David Cameron's house makes more money than he does

Does it matter that David Cameron’s house made hundreds of thousands last year?

Updated: 
EU referendum

David Cameron's decision to publish his tax return has sparked all sorts of debate about whether it was a good idea for the sake of transparency, or a terrible idea that sets a dangerous precedent. However, while the debates raged on, the tax return quietly made an interesting revelation - David Cameron's housemakes more money in a year than he does.

According to The Guardian, the tax return revealed that in the tax year 2014/15, he had a total taxable income of £200,000 or there abouts. He made £141,000 of this through his salary as Prime Minister.

In addition to this, he has been renting out his Notting Hill property since moving to Downing Street, and in the past year that brought in an eye-watering £47,000. This, it's worth highlighting, is a half share of the total rental income from the property. It means that the property has made £94,000 in rental income alone.

It looks on the face of it that a Prime Minister could just about be worth as much as his house. However, that overlooks the increase in the value of the property in that time. The Jules Birch blog points out that the average price of a semi-detached house in Notting Hill in May 2010 was £2.3 million. By April 2015 this was £3.6 million. This means the value is up £1.3 million in five years - or £260,000 a year.

Cameron's house, therefore, has earned £350,000 a year. Even if you were to divide that into two - to account for his share of the property - it still made far more than he did in a year.

Not alone

This is far from an unusual situation. A report for the Centre for Economics and Business Research for the Post Office recently found that property makes more than two in five workers - and that's just through capital appreciation. It reflects the fact that the average house in the UK increased in value by £18,119 - which is more than two fifths of people earn in a year - including salespeople, care workers and cleaners.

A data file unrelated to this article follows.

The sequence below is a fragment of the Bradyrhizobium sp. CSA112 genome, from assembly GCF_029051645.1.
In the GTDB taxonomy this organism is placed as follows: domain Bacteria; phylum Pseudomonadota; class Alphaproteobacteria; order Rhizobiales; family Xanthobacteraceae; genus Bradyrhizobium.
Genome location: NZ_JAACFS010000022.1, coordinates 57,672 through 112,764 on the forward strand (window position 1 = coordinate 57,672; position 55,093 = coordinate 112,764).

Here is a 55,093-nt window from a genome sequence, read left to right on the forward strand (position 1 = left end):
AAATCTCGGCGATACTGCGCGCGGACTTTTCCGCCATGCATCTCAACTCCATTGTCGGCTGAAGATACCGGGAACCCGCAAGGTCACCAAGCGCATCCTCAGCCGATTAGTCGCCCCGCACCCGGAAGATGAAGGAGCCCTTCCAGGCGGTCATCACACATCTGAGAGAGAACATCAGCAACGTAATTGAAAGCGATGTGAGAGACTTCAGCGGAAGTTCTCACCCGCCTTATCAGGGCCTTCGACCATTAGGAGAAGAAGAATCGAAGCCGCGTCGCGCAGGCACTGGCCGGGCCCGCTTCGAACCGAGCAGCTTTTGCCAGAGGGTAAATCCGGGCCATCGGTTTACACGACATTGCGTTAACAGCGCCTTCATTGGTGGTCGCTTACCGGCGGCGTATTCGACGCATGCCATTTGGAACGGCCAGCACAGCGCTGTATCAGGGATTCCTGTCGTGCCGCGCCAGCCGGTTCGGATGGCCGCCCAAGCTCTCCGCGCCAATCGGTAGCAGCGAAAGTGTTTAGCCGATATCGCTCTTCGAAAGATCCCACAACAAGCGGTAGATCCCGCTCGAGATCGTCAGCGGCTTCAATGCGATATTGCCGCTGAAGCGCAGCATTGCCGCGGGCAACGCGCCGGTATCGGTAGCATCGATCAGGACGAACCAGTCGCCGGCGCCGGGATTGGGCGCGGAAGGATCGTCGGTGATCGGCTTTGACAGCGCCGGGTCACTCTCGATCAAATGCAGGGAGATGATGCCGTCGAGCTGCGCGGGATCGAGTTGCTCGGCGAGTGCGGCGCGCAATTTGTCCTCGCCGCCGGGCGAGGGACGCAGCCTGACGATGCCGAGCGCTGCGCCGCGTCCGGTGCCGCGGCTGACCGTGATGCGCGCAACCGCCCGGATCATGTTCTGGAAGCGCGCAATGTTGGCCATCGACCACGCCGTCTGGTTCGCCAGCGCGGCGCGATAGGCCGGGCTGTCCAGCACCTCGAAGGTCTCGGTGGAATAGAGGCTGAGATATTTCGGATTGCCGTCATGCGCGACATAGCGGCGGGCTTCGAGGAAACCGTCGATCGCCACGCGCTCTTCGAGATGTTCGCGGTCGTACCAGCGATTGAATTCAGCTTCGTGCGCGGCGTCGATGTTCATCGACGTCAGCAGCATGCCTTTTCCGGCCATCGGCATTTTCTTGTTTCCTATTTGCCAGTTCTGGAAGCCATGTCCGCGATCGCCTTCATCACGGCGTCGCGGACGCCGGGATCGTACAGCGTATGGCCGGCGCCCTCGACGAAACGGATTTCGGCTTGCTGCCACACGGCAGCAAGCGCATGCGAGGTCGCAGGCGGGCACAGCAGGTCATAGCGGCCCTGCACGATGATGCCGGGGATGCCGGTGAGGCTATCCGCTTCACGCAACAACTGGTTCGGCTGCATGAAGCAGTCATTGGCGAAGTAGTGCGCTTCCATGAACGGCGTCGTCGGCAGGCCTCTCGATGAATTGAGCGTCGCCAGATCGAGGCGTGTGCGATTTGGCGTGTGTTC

In London, the East and South East, rises in property prices actually outpaced average earnings for each area. The typical value of a London property rose by over £46,000 - while in the capital the average salary is just over £36,000. Meanwhile, in the East, the average house made £27,596 and the average worker £24,500; and in the South East the average home gained £39,690 while the average salary was £27,596.

Does it matter?

With the trend so entrenched across much of the UK, you might wonder whether it matters that David Cameron's house is such a money-spinner. You could argue that this is just a fact of life.

Of course it demonstrates how out of touch he is likely to be with anyone struggling to get onto the property ladder, but then again there are few people nowadays who would expect him to be terribly in touch with the needs of normal people. How many multi-millionaires from wealthy backgrounds, with two properties know the first thing about what it's like to worry how you'll be able to afford to get to the end of the month?

However, you could also look on this as a demonstration of just how out of hand property price rises have become. The government has become concerned about how they are outpacing people's ability to afford them, but at the moment its efforts at solving the problem have been through measures such as the Help to Buy ISA - designed to try to drag people up onto the housing ladder, instead of lowering any of the rungs.

If those at the top of government hadn't done so well from house price rises, you have to wonder whether the issue of making houses fundamentally more affordable wouldn't be further up the agenda.
But what do you think? Let us know in the comments.

Boris on PM's tax row: There's nothing to hide

Ten terrible tax excuses

Ten terrible tax excuses